A Nurse with a Gun

Friday, August 22, 2008

Crabs Urchins & Triggers, Oh My!

The Arrow Crab (Stenorhynchus seticornis) looks like something from another world. Scaling the rock work sideways on long, stilted legs while probing the substrate with their bright blue pinchers, the arrow crab methodically rids a saltwater aquarium of bristle worms. Their protruding eyes and striped bodies accentuate the utter weirdness of the critter as it lifts worms to it's mouth.

Yesterday, I added an Arrow Crab to the docile tank. He is already hunting bristle and flat worms, but he has demonstrated that he will eat almost anything, including flake food.

Another great scavenger that I added yesterday is a Tuxedo Urchin (Mespilia globulus). The Tux Urchin is a beautiful little blue puff ball with venomous spines. Like a hobo, it covers itself with bits of algae, kelp, shells and rocks it finds as it travels about the tank. The Tux Urchin consumes all types of algae, including the nasty purple cyano.

I have several urchins in the Docile Tank now. Three are Long Spine urchins, and one Pencil Urchin keeps them company. Urchins are supposedly sensitive to water quality, but I have not had that issue. I am hoping the Tux Urchin will follow suit, and flourish in my Docile Tank.

If ever there was a fish that could be called a thug, it would be this one. The Undulate Trigger (Xanthic undulatus) has a reputation more vicious than Clyde Barrow. Graced with vibrant green and orange stripes, this fish doesn't take crap from anything,or anyone.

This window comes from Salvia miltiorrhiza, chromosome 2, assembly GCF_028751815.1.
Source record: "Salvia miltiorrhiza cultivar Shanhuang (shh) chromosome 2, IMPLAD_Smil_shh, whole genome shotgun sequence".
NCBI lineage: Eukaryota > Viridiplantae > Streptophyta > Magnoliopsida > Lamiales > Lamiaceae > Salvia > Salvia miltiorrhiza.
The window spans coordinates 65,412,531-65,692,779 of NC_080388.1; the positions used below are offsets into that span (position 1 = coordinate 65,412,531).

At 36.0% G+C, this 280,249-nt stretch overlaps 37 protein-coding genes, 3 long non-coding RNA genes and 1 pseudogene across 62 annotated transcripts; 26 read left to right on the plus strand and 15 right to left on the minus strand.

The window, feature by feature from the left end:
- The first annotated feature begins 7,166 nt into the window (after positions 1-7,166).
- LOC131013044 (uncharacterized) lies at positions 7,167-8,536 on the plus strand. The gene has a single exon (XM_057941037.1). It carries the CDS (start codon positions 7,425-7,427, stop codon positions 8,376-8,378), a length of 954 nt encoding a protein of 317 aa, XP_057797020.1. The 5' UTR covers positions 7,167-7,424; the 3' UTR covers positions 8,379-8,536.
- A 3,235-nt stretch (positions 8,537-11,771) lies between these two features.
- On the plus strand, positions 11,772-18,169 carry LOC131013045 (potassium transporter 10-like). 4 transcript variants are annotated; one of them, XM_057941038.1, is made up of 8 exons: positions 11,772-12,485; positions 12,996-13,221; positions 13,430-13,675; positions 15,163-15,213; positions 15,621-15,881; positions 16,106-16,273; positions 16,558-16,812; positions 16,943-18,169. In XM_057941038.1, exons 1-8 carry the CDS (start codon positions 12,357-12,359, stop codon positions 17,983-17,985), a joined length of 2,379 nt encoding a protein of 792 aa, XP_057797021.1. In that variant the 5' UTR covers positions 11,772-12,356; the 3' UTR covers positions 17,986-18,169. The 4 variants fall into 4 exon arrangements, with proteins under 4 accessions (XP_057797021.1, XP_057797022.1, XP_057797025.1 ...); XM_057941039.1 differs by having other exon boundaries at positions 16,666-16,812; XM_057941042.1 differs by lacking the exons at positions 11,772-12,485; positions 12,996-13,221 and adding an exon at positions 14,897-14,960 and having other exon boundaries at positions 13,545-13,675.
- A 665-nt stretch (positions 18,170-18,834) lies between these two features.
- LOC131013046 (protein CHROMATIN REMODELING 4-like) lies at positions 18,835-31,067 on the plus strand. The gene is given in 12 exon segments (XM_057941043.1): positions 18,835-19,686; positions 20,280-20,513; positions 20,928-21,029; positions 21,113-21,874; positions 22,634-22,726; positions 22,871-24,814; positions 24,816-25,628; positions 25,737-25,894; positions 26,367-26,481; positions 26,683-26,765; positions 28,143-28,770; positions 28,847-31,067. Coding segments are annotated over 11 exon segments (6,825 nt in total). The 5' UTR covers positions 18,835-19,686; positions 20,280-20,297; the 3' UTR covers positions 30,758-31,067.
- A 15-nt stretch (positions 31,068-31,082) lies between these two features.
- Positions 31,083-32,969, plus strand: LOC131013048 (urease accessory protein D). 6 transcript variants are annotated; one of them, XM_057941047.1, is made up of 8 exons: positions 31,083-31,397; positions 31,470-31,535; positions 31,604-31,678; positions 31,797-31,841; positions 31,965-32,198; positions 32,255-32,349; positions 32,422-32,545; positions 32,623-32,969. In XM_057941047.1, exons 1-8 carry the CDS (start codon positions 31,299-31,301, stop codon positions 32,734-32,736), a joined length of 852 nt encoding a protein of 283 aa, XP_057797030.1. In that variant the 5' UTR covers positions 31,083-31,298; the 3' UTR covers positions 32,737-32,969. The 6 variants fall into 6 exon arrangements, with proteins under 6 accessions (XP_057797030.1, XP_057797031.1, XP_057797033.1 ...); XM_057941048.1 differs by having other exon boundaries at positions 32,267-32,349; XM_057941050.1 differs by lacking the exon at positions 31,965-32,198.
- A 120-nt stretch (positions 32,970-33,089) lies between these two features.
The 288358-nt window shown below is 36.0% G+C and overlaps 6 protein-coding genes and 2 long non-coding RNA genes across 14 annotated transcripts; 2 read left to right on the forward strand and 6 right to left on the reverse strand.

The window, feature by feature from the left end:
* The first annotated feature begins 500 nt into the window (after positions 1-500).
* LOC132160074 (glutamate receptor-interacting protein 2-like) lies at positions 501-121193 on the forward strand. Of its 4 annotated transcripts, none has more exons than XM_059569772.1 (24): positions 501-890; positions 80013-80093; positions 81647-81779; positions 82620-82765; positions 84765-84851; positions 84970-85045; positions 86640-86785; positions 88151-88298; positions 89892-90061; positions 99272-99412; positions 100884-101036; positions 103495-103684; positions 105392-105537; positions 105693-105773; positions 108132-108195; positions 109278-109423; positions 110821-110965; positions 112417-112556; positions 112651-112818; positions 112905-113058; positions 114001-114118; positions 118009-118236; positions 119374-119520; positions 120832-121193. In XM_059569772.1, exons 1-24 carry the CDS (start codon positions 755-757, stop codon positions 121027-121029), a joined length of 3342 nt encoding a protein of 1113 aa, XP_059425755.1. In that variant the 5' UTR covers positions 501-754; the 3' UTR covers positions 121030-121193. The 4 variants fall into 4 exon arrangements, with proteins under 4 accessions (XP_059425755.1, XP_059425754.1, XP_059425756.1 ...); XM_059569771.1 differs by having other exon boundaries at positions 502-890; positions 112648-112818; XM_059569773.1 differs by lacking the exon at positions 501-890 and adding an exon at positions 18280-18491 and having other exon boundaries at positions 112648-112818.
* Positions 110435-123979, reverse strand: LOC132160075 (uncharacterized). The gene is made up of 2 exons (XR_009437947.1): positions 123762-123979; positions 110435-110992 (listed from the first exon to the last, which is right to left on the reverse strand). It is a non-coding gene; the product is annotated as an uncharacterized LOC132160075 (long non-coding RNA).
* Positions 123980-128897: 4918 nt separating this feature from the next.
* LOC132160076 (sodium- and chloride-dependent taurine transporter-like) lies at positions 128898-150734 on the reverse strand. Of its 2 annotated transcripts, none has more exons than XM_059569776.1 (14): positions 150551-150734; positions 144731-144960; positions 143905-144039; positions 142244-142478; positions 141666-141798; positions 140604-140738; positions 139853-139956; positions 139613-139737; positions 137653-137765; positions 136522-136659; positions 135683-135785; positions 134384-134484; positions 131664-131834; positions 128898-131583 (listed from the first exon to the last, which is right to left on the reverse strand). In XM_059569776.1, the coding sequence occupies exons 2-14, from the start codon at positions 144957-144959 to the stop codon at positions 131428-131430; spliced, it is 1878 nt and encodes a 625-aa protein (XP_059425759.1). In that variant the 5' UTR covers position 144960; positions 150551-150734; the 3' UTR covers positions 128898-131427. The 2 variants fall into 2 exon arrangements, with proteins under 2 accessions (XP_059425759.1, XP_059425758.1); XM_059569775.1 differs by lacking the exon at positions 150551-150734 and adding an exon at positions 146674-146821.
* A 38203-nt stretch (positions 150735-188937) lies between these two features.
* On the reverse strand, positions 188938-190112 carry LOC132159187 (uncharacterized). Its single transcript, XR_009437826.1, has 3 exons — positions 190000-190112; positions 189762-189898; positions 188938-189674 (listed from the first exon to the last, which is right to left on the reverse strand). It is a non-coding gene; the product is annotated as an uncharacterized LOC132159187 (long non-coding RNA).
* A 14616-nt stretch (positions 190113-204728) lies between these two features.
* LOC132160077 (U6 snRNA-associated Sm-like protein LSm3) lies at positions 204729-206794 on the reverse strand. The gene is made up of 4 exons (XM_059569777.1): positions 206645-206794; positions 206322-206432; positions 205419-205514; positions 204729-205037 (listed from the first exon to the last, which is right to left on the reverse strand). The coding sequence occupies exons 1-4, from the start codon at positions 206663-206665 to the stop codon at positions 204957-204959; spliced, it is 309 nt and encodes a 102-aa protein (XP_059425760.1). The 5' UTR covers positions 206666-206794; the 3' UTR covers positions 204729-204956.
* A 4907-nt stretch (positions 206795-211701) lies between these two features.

Trigger fish are unable to be kept in a reef aquarium, or an aquarium with ornamental crustaceans. Thus, I have an aggressive tank reserved for Triggers, Puffers and other fish that would find a reef tank to be an appetizing buffet. Hardy and inexpensive Damsel fish join the more unusual Triggers and Puffers. Over the past three or four months, a brown Rectangulus Trigger of indeterminate origin has dominated this tank. Today, he got introduced to a new little friend.

Labels:

2 Comments:

Blogger Justin said...

Those Tuxedo Urchins do a fierce job on Coralline Algae too...they're definitely comical to watch though, especially when they have a living snail's shell on their back :)

Great post and beautiful pictures :)

12:19 PM  
Blogger bumper sticker philosopher said...

Watch out for the pencil urchins too. If you have live rock, they are like oblivious little bulldozers, knocking over everything in their path.

6:38 PM  

Post a Comment

<< Home

Links to this post:

Create a Link